Under Harsin, the Broncos have 148 carries for 533 yards (3.6 per carry) and five touchdowns against Air Force.
The Broncos will need the run game this year to take some pressure off true freshman quarterback Hank Bachmeier. In his four seasons, Brett Rypien barely completed half of his passes against the Falcons (68-for-130).
Boise State tailbacks Robert Mahone and George Holani have combined for 5.46 yards per carry this season. Air Force usually brings an extra defender near the line of scrimmage to control the run game, Molchon said.
“They do a really good job of owning their gaps,” Molchon said, “and their safeties are playing really well. ... Being able to handle their movement is a big deal for us and being on the same page there.”
3. Survive the first quarter. The Broncos have been outscored 38-20 in the first quarter this season, then dominated 75-10 the rest of the way. That includes a 41-0 score after halftime.
Air Force can be particularly difficult to handle in the first quarter because its offensive style is impossible to replicate in practice.
“There’s always that shock when you first step on the field vs. (option teams),” Boise State defensive coordinator Jeff Schmedding said.
Boise State is a 7-point favorite in Las Vegas with an over/under of 55 total points. The Broncos are 17-9 against the spread in their past 26 games.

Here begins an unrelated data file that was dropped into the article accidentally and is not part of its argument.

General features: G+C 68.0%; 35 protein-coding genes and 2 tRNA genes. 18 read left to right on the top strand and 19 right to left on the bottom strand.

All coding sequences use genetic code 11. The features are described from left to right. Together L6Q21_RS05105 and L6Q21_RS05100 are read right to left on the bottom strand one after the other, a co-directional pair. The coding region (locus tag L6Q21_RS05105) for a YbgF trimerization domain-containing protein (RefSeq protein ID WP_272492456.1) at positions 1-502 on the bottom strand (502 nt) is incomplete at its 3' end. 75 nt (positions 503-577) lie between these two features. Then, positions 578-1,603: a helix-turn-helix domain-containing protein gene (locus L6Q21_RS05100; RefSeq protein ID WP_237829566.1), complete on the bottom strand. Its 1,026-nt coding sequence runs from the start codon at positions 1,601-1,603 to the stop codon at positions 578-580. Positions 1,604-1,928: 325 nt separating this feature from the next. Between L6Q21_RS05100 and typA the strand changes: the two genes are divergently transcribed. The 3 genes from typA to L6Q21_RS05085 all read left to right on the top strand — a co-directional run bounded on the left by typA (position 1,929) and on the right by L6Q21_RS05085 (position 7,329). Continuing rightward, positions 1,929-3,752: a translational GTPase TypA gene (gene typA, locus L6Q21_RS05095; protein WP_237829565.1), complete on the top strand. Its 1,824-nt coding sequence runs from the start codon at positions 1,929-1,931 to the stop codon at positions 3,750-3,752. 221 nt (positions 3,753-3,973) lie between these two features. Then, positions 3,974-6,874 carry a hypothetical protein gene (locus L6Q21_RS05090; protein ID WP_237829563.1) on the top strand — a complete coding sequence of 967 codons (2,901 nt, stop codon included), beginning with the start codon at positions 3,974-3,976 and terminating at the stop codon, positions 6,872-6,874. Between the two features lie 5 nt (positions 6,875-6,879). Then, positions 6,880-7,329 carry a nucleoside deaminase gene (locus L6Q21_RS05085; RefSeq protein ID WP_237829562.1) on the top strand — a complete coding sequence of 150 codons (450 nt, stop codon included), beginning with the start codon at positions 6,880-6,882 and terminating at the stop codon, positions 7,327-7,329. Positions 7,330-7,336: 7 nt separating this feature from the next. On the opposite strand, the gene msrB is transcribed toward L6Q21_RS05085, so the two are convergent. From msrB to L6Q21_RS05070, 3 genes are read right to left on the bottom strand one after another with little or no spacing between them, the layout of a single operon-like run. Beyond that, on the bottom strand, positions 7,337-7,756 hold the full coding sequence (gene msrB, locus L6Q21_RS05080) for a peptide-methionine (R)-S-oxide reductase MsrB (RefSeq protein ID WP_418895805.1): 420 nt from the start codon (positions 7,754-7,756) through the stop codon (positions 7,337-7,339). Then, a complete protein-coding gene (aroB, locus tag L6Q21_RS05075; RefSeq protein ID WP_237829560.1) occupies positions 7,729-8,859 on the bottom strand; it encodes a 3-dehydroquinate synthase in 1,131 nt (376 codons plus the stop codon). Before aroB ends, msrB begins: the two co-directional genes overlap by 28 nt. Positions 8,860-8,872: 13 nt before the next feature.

Air Force is 9-5-1 ATS in its past 15 games. The Falcons were 5-0 ATS against the Broncos until Boise State covered the past two years.
My pick (2-1 straight up, 1-2 ATS): Boise State has beaten Air Force the past two years with eight touchdown passes thrown by veteran quarterback Brett Rypien. That’s a lot to ask from Bachmeier, who hasn’t executed well in the red zone. But he’s surrounded by an embarrassment of riches at receiver and supported by what might be the Broncos’ best defense since 2012. A home crowd that has been electric despite soft ticket sales — and did somebody say “blackout”? — works in the Broncos’ favor, too. Boise State 30, Air Force 20
Air Force perspective, from Brent Briggeman of The Gazette (opponent view is 1-1, 1-1): “Boise State knows all too well what Air Force can do when it’s at full strength (see 2014-16), and that’s where the Falcons are right now. The quarterback play from Donald Hammond III is as good as the program has had in years. The backs are speedy and the defense and offensive line are experienced. Don’t be surprised if the Mountain Division race sees a jolt right out of the gate.” Air Force 35, Boise State 31
Betting expert Lee Sterling of Paramount Sports, who appears weekly on KTIK (1-1, 1-1): “Boise has not figured it out, they have not figured out this option offense. Now you’ve got a new defensive coordinator ... I think it’s a bad matchup here for Boise State. I like the Boise State offense, but they’re prone to some mistakes. ... Air Force, 11-2-1 against the spread the last five years as an away underdog.” Boise State 31, Air Force 27
Chadd Cripe is the Idaho Statesman’s assistant editor and sports columnist. Contact him at firstname.lastname@example.org and follow @chaddcripe on Twitter.